Jack Underwood – Happiness

Jack Underwood – Happiness

Full Disclosure: None. Haven’t met him or seen him read.

Review: Happiness is Underwood’s first collection, published a full eight years after he was awarded an Eric Gregory, and has already been compared to work from other talented poets of a similar poetic generation. There may be some surface justification here: on a first read, Happiness seems to operate in a fairly familiar tone, a kind of archly ironic, sharp-witted and self-deprecating voice acting more or less helplessly in the face of the world’s evils. And while Happiness doesn’t aspire to any direct assault on the bastions of neoliberal British society, there is a kind of concerted worrying around the seams of what that society considers ‘acceptable’ or ‘normal’; the book seems almost obsessively concerned with the terms and conditions bound up in the el dorado emotional state of the book’s title. What is the cost of happiness? What does it look like? What’s with all the Fibonacci numbers? (More on that later.)

For background reading, Underwood’s address to James Allen’s Girls’ School gives a very clear indication of the poet’s basic principles, namely a kind of faith in poetry’s ability to forge new systems of value separate from that of the society that hosts it, a call to challenge and redefine what matters. A recent review of Michael Donaghy’s work in Poetry Review illuminates his own critical lens as much as the poems under scrutiny. Here, Underwood highlights Donaghy-as-trickster, a charming Marvellian rake/ringmaster:

‘Donaghy’s poems show off openly – ta-dah! “My people were magicians”, says the speaker of ‘The Excuse’: the artifice, the owning of the stagecraft is part of the appeal.’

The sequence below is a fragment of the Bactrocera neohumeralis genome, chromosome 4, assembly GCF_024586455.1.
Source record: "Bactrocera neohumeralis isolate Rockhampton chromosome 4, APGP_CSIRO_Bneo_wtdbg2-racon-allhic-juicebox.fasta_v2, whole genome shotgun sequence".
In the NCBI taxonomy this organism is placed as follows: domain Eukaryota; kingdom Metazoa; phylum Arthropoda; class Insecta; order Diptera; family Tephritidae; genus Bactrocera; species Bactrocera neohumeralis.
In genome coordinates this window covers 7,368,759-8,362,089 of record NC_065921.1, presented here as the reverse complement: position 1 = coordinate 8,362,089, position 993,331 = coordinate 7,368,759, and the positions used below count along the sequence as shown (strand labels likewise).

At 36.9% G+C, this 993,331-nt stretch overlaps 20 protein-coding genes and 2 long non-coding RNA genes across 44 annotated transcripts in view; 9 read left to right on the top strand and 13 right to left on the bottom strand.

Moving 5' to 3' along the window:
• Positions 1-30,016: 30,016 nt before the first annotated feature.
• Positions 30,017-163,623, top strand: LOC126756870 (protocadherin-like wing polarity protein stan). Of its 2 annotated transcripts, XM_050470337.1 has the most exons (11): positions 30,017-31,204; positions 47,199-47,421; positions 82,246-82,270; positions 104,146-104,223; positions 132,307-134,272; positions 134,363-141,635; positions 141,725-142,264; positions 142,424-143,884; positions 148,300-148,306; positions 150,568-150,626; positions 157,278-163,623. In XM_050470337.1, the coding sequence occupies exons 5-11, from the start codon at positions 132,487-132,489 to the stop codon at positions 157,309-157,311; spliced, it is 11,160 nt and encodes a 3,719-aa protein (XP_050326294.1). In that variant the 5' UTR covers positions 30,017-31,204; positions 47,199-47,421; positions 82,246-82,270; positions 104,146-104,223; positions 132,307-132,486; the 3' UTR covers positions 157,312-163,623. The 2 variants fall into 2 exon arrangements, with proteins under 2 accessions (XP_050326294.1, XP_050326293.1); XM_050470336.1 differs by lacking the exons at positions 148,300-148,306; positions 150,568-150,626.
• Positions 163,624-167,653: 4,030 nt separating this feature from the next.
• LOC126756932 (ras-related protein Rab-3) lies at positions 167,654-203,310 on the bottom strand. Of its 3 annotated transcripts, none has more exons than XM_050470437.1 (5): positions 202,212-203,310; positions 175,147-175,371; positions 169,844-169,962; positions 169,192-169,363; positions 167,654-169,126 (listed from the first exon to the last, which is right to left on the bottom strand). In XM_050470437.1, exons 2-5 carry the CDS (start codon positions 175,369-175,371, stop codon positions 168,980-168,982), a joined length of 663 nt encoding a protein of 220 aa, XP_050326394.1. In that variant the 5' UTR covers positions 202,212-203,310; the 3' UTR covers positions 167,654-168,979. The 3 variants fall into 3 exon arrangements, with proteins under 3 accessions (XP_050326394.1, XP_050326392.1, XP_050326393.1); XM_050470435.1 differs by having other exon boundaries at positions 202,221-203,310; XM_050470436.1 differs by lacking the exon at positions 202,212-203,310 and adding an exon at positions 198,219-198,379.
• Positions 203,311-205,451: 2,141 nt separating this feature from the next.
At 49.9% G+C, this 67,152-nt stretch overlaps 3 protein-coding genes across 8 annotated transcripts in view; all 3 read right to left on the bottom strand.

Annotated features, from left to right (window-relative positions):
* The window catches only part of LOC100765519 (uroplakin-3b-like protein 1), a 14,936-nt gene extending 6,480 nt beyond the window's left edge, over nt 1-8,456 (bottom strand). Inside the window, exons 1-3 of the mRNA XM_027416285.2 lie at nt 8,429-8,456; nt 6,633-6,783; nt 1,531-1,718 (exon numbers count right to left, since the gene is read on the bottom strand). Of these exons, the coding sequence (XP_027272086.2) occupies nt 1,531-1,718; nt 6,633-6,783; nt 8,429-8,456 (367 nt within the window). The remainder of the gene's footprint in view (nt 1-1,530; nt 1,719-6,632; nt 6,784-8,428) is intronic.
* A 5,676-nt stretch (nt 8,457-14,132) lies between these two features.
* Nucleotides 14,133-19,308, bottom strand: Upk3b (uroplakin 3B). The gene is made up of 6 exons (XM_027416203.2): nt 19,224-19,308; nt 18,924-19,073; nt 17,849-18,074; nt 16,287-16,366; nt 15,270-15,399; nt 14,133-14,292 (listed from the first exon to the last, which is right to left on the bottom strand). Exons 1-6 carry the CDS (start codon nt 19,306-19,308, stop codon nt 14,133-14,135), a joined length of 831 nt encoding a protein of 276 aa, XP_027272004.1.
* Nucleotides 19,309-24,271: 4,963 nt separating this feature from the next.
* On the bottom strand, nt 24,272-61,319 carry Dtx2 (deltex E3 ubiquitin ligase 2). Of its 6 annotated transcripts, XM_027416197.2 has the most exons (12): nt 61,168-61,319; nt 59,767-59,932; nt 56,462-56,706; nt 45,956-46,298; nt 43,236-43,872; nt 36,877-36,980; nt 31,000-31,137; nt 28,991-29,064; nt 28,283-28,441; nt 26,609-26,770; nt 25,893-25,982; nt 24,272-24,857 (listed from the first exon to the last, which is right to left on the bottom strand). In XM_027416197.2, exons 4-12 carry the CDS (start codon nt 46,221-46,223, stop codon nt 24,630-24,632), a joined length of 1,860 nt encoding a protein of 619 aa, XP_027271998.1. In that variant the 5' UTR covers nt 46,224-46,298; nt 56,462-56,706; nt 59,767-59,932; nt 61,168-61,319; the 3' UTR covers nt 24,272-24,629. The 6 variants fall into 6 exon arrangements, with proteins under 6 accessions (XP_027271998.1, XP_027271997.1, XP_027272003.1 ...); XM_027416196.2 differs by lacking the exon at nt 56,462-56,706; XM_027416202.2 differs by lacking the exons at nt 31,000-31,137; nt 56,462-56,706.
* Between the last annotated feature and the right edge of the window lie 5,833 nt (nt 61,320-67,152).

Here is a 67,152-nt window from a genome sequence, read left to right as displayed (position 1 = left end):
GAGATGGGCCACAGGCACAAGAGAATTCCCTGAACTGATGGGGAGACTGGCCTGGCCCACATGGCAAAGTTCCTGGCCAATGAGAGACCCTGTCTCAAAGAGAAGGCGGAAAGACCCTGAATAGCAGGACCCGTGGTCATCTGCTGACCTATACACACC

In Happiness, Underwood too ‘tends to keep the immediate subject of a poem, and the logic of its enquiries, open and clear’. The poems often draw attention to their own theatricality (what Underwood refers to as a ‘campy note’), the falseness of the surface meaning/feeling that still hints at a frustrated or reticent sincerity working underneath; it’s in the gaps between what is said and what is left to the reader to decipher that the book does its best and most discomfiting work.

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On a first read, several of these pretty fascinating set pieces, particularly the list poems ‘Some Gods’ (‘God with eagle’s head and five-pointed-star insignia on palms of hands; God connected to seven IV drips with fire coming out of mouth’), ‘Accidental Narratives’ (‘A crab on the phone box floor; the armless mannequin on the chapel roof at dawn’) and ‘She loves you like’ (‘She loves you like your hair smells proteinous; she loves you like pausing to move a snail somewhere safer in the rain’) seem kinda like ostentatious poetic exercises. The book makes repeated use of this disjunctive trope, comparing one thing with an off-kilter other: ‘we’ll notice we’re singing the way you notice / a police car pulling up the drive’ (‘You Are Definitely Coming, So Why Not Now?’). One could argue this fascination comes with being pretty bloody good at it. But I think it comes back to Underwood’s conscious drive towards the performative, the belief that poetry is primarily (by no means solely) an act of entertainment, that the hard work that makes a magic trick look effortless is also a powerfully generous gesture.

This direct address is a key aspect of Happiness. Though as a whole the book is weird and sad and deeply personal, retrospectively the opening poems look purposefully normal, a conscious effort to establish some common ground with the reader. [Side note: this common ground is not a context-free space, and yes, in Happiness it is thoroughly coded as middle class, with markers like hockey, cricket, English Literature students and an extensive list of fresh produce. A more politically minded critic might point out the worlds of these poems focus far more on the individual than on wider social systems, or indeed that this is the default focus of most contemporary poetry, to the extent it seems faintly ridiculous to point out that one book or another seems light on social consciousness. But that’s criticism of the context in which Happiness finds itself, and not Happiness.] So when ‘A man is dragging a dead dog’ turns its focus on you, the reader, the sudden implication in the poem’s pocket nightmare is disconcerting: